Imagine this: you’re in Minneapolis—don’cha know—and you go to see a play at the Tyrone Guthrie Theater. An usher—a quiet young man—guides you to your seat. But before sitting down you realize that he hasn’t handed you a program. You turn to ask him for one, but he’s no longer there. Say what!? Only seconds have passed, surely not enough time for him to have exited the theater.
So what happened? You’ve just met Richard Miller…the ghost of Guthrie Theater.
A TROUBLED YOUNG MAN
The old Guthrie Theater began operations in 1963 in southwest Minneapolis. Four years later teenager Richard Miller landed a job at the theater as an usher, spiffy uniform and all. An introvert, Miller came off as kind of an oddball and had few friends. But it appeared that he took his job quite seriously.
That same year, Miller began taking classes at the University of Minnesota. But a run of bad luck—an accident while skiing, and a few poor grades—led to a fateful day. Still dressed in his usher’s uniform, Miller drove to a Sears, Roebuck store and bought a gun. He returned to his car—apparently parked far apart from others—climbed in and shot himself in the head. His body went undiscovered for a couple of days. His family buried Miller in his uniform.
A few weeks later a woman approached the lead usher at the Guthrie Theater and complained that another usher had been walking up and down the aisle during the first act of the play. This fellow knew that none of his ushers would have done this. When other theatergoers in that section also mentioned it, he asked them what this usher looked like. Their description fit Richard Miller perfectly, right down to a distinct mole on his cheek. And this had been Miller’s assigned aisle.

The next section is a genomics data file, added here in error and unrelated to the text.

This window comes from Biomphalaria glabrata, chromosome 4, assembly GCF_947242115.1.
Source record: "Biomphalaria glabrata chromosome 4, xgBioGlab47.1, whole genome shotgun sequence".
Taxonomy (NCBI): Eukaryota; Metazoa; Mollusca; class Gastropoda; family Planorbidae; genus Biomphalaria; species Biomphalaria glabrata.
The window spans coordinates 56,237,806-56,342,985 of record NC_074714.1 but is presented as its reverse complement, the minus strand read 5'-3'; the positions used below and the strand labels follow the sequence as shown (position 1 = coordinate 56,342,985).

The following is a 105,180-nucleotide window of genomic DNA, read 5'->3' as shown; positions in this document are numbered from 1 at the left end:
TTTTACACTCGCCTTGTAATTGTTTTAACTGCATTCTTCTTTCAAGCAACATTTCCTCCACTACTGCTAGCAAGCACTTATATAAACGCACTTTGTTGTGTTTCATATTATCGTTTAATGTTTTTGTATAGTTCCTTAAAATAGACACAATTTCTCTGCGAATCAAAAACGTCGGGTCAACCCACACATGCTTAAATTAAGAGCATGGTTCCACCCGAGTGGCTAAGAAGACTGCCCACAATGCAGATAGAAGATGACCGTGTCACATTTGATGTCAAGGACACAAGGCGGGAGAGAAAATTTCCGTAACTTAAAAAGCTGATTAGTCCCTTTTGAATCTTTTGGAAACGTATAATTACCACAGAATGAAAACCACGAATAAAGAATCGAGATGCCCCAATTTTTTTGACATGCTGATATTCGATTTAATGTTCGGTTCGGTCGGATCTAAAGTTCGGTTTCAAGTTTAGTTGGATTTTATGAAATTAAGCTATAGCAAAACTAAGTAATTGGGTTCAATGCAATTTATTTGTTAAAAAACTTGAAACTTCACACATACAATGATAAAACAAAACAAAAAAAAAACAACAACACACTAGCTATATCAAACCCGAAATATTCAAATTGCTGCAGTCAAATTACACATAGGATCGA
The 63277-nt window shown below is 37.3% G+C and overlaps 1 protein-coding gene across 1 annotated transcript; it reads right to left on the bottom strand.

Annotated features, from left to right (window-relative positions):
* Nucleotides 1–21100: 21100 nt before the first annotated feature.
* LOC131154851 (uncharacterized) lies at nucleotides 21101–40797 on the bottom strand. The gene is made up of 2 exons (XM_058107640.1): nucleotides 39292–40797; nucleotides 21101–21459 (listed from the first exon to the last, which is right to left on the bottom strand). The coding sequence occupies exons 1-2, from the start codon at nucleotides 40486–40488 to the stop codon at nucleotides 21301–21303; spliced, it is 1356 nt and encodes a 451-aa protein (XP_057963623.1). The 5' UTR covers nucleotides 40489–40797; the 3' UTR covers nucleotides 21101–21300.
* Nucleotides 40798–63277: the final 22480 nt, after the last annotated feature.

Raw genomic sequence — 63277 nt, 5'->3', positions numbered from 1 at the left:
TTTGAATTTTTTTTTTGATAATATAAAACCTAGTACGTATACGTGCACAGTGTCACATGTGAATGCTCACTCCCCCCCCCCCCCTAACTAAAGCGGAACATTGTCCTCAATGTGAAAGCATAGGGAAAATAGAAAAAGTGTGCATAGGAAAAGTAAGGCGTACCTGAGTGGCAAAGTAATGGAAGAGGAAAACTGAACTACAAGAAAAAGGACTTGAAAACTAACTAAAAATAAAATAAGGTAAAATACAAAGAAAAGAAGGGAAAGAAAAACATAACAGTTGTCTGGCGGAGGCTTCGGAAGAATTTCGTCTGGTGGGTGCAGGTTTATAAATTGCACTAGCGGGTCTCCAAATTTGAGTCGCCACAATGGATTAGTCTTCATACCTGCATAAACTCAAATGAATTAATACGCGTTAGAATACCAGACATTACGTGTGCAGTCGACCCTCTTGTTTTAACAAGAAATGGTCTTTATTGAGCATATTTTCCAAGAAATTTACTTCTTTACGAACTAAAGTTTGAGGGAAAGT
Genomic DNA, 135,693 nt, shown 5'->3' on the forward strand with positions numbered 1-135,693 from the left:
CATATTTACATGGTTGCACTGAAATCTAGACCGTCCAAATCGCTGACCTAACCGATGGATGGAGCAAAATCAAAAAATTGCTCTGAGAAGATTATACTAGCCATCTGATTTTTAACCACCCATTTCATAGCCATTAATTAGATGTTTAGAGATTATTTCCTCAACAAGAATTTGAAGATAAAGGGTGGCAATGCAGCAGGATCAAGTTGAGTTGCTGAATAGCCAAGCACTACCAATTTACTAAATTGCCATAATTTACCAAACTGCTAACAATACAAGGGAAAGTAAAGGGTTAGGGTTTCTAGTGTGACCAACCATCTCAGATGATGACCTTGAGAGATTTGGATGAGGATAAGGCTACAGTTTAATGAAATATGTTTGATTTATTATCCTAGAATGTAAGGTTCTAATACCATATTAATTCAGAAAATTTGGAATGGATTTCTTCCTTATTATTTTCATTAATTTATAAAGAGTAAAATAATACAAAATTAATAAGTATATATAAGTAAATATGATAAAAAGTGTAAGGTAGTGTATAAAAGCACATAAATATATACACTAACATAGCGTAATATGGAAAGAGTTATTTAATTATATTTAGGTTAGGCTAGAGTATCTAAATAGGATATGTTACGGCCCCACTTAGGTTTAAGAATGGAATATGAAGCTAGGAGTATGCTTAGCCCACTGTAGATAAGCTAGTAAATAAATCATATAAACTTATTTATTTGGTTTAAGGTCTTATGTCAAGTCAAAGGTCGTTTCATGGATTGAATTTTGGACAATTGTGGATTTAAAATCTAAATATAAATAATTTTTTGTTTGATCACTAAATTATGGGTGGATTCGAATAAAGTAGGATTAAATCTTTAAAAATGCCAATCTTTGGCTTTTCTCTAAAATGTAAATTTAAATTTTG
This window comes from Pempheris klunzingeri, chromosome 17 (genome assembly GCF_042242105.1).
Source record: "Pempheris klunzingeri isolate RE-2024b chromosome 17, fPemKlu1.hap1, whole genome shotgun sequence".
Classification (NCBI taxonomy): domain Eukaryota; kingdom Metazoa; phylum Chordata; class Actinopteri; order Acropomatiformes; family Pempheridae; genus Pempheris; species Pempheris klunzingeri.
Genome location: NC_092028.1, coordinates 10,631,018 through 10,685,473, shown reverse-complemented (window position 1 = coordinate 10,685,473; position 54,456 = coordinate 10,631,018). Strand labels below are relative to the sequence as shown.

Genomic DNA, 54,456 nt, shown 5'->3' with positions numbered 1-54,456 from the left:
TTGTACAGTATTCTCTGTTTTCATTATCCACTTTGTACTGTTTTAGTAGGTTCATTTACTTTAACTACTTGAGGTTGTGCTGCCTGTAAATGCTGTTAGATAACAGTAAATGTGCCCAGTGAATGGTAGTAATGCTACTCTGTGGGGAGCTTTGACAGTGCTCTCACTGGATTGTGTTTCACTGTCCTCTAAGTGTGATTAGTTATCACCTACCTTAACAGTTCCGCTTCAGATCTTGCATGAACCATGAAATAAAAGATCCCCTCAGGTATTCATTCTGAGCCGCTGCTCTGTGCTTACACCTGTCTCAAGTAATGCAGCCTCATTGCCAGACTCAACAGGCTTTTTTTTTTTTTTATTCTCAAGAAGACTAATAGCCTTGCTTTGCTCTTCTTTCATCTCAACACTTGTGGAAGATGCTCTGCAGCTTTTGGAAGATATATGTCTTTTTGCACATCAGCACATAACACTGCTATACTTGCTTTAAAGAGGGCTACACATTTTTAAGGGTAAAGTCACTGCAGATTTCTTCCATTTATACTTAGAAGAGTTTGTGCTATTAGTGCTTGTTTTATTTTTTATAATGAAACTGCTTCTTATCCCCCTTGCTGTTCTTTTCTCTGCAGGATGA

Following this, there were many sightings of Miller’s ghost. Theatergoers, performers, and other employees saw the apparition gliding up and down that particular aisle, or in the catwalks, or in some exclusive boxes. While he would make eye contact with the living, he did not appear to try and speak to anyone.
In one incident, a couple of employees stayed in the theater overnight to work on the air conditioning. During the wee hours they heard a piano playing with no one at the keyboard, and while going to investigate they spotted a spectral form floating overhead. It hovered there for a while before disappearing. I would have reacted with three words: Time to go!
Another time, a performer in an opera troupe was walking to her car in the theater parking lot when she spotted a uniformed usher crying his eyes out in another car. As she approached, the figure vanished. Shaken, she reported the incident to folks at the theater. Her description of the guy she saw matched that of Richard Miller.
HAS THE POOR GUY FOUND PEACE?
In 1994 an exorcism was performed at the theater, and subsequently few if any incidents were reported. Eight years later the building was put on a list of endangered historic properties by The National Trust for Historic Preservation. But sadly, the old Guthrie Theater was demolished in 2006 after a new theater began operations in downtown Minneapolis.
So has Richard Miller moved on to a peaceful afterlife? It’s hard to say. Troubled spirits tend to hang around and resume their haunting in whatever building or home takes the place of the former one. In the case of the old Guthrie Theater, the place where it stood has been turned into an open park and an extension of a nearby sculpture garden. Until anyone spots a uniformed usher gliding amid the sculptures, we can hope that the poor young man’s spirit has found a better place.